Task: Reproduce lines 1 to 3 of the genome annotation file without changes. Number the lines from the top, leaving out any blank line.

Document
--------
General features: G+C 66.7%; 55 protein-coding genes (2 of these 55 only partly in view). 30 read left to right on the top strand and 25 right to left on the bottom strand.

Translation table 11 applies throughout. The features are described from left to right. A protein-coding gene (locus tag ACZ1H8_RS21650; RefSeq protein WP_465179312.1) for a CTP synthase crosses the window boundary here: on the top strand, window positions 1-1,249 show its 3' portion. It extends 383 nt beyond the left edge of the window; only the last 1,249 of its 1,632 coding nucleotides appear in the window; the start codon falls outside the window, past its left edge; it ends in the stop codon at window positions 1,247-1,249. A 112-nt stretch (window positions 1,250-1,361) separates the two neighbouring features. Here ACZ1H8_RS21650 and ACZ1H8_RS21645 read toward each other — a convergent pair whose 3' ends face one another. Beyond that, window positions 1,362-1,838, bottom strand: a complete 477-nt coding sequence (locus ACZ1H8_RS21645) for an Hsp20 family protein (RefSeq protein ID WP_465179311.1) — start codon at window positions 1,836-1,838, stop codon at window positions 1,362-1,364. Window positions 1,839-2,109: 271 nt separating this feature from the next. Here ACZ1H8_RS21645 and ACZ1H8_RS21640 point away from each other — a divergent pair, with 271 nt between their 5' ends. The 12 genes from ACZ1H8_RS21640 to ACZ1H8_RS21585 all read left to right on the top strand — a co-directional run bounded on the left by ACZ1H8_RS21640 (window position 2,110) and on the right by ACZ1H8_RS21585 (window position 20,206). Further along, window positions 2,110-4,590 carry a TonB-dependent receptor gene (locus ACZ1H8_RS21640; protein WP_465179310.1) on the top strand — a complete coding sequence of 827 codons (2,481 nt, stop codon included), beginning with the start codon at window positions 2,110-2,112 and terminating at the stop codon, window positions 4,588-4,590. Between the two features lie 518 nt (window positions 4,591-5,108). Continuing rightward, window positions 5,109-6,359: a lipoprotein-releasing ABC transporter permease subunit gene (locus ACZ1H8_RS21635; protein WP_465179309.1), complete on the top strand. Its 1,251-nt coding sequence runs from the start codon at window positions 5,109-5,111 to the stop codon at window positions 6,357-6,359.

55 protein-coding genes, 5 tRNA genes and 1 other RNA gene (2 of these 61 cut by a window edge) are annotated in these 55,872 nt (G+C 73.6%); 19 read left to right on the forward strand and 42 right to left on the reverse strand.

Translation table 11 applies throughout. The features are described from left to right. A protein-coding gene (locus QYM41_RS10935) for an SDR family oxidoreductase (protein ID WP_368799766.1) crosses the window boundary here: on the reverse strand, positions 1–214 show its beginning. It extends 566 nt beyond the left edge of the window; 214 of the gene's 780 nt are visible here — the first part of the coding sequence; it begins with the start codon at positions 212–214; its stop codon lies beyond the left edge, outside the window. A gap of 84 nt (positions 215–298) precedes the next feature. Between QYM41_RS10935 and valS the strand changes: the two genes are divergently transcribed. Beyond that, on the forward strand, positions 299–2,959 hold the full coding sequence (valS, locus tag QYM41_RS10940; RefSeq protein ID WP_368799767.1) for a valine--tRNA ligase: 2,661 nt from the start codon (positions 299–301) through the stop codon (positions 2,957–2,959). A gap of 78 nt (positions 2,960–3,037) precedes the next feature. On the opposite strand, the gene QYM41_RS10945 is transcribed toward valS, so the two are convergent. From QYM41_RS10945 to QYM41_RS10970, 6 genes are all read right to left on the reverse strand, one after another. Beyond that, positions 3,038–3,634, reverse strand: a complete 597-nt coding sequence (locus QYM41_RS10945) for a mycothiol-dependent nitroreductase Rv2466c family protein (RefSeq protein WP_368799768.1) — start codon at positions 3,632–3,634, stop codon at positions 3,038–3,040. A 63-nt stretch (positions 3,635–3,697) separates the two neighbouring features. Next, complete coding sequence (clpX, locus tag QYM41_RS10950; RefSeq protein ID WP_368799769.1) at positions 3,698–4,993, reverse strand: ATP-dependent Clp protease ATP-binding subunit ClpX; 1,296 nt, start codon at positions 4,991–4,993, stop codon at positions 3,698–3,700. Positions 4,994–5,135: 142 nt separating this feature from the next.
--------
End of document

General features: G+C 66.7%; 55 protein-coding genes (2 of these 55 only partly in view). 30 read left to right on the top strand and 25 right to left on the bottom strand.

Translation table 11 applies throughout. The features are described from left to right. A protein-coding gene (locus tag ACZ1H8_RS21650; RefSeq protein WP_465179312.1) for a CTP synthase crosses the window boundary here: on the top strand, window positions 1-1,249 show its 3' portion. It extends 383 nt beyond the left edge of the window; only the last 1,249 of its 1,632 coding nucleotides appear in the window; the start codon falls outside the window, past its left edge; it ends in the stop codon at window positions 1,247-1,249. A 112-nt stretch (window positions 1,250-1,361) separates the two neighbouring features. Here ACZ1H8_RS21650 and ACZ1H8_RS21645 read toward each other — a convergent pair whose 3' ends face one another. Beyond that, window positions 1,362-1,838, bottom strand: a complete 477-nt coding sequence (locus ACZ1H8_RS21645) for an Hsp20 family protein (RefSeq protein ID WP_465179311.1) — start codon at window positions 1,836-1,838, stop codon at window positions 1,362-1,364. Window positions 1,839-2,109: 271 nt separating this feature from the next. Here ACZ1H8_RS21645 and ACZ1H8_RS21640 point away from each other — a divergent pair, with 271 nt between their 5' ends. The 12 genes from ACZ1H8_RS21640 to ACZ1H8_RS21585 all read left to right on the top strand — a co-directional run bounded on the left by ACZ1H8_RS21640 (window position 2,110) and on the right by ACZ1H8_RS21585 (window position 20,206). Further along, window positions 2,110-4,590 carry a TonB-dependent receptor gene (locus ACZ1H8_RS21640; protein WP_465179310.1) on the top strand — a complete coding sequence of 827 codons (2,481 nt, stop codon included), beginning with the start codon at window positions 2,110-2,112 and terminating at the stop codon, window positions 4,588-4,590. Between the two features lie 518 nt (window positions 4,591-5,108). Continuing rightward, window positions 5,109-6,359: a lipoprotein-releasing ABC transporter permease subunit gene (locus ACZ1H8_RS21635; protein WP_465179309.1), complete on the top strand. Its 1,251-nt coding sequence runs from the start codon at window positions 5,109-5,111 to the stop codon at window positions 6,357-6,359.

55 protein-coding genes, 5 tRNA genes and 1 other RNA gene (2 of these 61 cut by a window edge) are annotated in these 55,872 nt (G+C 73.6%); 19 read left to right on the forward strand and 42 right to left on the reverse strand.